Transforming SPH Media for the digital era

Mr Khaw Boon Wan, chairman-designate of SPH Media Trust, spoke yesterday about the next chapter in the restructuring of Singapore news media. This is his speech.

Mr Khaw Boon Wan said SPH Media has held its readership so far, but more of the same will not guarantee future success. ST PHOTO: NG SOR LUAN

SPH Media's flagships, The Straits Times (ST), Zaobao, Berita Harian and Tamil Murasu, are important institutions. They record our history, with comprehensive coverage of local news in all four languages.

They have helped to unite us as one people and impart important values to our young. They also cover global events and interpret them for our people, providing the Singapore perspective and presenting the Singapore voice to the world.

We are proud of these publications, and the newsrooms that produce them. The talent in our newsrooms has created high-quality products that have won the trust of readers.

The digital revolution has, however, severely disrupted the media industry.

Their economics have been turned upside down. First, platforms like Facebook and Google have taken a huge share of media advertising revenue. Second, there is now a profusion of content online, often for free, competing for our readers' attention. Third, this has changed a new generation's reading habits. They now find out what is happening from their social media feeds and chat groups, and much less from reading a daily newspaper, especially in print.

Together with the other newspapers in its stable, Business Times, Wanbao, Shin Min and The New Paper, SPH Media has held its readership so far, but more of the same will not guarantee future success.

The Government has been troubled by the writing on the wall for several years now. Our society will be weaker if local mainstream media becomes diminished and cannot provide trustworthy news and analysis. Against the onslaught of information − not always factual or accurate, and at times plain falsehoods − trustworthy journalism is a public good and should be supported.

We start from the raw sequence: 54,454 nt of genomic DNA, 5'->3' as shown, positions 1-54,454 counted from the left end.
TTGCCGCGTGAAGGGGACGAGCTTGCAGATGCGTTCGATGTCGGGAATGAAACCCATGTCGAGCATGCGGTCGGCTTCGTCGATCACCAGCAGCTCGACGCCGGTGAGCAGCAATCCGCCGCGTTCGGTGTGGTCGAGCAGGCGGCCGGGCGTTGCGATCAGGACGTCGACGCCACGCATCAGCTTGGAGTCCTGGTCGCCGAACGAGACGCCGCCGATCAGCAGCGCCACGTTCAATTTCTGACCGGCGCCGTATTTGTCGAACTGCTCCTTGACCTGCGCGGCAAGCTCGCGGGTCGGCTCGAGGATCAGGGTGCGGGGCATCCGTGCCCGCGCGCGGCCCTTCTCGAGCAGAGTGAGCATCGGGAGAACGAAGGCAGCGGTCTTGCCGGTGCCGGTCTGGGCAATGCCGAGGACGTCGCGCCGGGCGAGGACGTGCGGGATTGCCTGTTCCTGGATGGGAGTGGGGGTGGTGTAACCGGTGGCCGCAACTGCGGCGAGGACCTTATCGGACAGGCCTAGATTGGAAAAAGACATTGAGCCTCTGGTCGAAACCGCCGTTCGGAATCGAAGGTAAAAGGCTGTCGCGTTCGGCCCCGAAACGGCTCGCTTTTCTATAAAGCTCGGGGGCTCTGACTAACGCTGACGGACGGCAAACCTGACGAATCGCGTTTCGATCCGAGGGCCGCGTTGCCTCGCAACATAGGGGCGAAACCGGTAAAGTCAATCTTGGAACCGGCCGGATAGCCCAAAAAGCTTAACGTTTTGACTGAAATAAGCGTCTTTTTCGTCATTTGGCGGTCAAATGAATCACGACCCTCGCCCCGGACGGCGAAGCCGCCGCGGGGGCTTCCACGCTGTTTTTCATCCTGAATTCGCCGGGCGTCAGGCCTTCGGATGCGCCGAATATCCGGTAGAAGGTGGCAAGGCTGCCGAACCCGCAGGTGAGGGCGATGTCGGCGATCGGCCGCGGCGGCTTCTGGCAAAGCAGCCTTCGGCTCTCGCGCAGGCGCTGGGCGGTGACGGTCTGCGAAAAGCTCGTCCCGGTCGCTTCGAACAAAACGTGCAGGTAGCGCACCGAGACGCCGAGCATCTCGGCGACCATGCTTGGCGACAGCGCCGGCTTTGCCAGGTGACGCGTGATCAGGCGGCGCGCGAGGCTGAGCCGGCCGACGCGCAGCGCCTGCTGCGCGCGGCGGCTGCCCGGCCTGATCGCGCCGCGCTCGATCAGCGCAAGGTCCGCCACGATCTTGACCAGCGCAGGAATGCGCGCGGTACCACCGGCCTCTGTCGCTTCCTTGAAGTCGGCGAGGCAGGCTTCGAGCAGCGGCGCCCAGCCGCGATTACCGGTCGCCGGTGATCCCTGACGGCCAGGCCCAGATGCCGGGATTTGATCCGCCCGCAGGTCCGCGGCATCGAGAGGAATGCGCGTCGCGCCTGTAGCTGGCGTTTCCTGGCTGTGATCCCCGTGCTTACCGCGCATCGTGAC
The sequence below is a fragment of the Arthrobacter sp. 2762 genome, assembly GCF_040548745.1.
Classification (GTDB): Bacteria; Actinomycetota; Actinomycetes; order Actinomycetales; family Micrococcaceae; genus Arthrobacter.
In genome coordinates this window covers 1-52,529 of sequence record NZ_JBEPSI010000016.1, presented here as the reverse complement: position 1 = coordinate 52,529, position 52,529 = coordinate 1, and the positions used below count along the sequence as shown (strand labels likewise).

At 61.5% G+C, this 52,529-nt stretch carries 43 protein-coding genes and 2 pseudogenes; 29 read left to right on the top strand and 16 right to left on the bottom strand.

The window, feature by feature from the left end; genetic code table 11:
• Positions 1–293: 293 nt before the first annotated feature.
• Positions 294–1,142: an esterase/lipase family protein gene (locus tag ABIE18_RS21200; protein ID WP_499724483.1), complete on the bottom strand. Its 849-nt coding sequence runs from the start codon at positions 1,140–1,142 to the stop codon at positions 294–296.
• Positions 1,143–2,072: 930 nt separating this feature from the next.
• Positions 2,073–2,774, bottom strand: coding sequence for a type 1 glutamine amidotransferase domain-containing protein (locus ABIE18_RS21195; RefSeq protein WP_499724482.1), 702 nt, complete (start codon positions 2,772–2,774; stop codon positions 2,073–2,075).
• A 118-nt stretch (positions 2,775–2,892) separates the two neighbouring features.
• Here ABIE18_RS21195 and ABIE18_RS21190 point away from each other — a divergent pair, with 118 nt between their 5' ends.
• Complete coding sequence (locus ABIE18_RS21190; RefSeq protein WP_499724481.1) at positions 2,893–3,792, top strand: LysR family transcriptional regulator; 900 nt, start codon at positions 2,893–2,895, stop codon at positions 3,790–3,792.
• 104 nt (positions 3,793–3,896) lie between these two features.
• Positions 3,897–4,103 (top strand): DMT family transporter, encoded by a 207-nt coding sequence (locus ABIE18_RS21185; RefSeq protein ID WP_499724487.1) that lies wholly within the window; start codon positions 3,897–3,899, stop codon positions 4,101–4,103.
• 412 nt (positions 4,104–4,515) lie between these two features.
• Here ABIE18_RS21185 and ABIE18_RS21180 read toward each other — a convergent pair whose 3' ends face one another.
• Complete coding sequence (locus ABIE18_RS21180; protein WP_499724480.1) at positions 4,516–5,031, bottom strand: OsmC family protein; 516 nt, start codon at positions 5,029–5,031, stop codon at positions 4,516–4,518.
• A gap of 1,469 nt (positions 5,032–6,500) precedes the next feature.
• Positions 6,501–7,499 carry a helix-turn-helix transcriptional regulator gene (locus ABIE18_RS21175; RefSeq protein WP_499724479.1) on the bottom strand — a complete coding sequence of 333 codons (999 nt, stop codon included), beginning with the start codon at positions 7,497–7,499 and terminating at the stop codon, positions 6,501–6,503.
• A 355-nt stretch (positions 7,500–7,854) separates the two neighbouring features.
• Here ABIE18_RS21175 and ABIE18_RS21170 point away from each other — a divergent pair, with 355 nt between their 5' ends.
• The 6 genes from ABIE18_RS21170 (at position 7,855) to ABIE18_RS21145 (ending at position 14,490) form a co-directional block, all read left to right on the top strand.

The Government has therefore encouraged SPH Media to gear up for this intense competition. The experiences of New York Times, Financial Times and several others suggest that serious digital media transformation, while not a panacea, can go some way in building a sustainable future for incumbent media companies which are focused on quality journalism.

Going digital is not new to SPH Media, but we now need to step up more decisively to grow our readership rapidly, especially among the young. This will require substantial investments in digital media transformation, investments which take a long time to recoup. The Government is willing to help SPH Media build capacity, pilot innovations, and scale up to increase impact and outreach. But even with growing readership, the ability to grow digital revenue to counter the continuing decline in print revenue is in itself a major financial challenge.

The challenge confronting our newspapers is not unique to Singapore. It is a global phenomenon. Quality newspapers around the world are facing this challenge.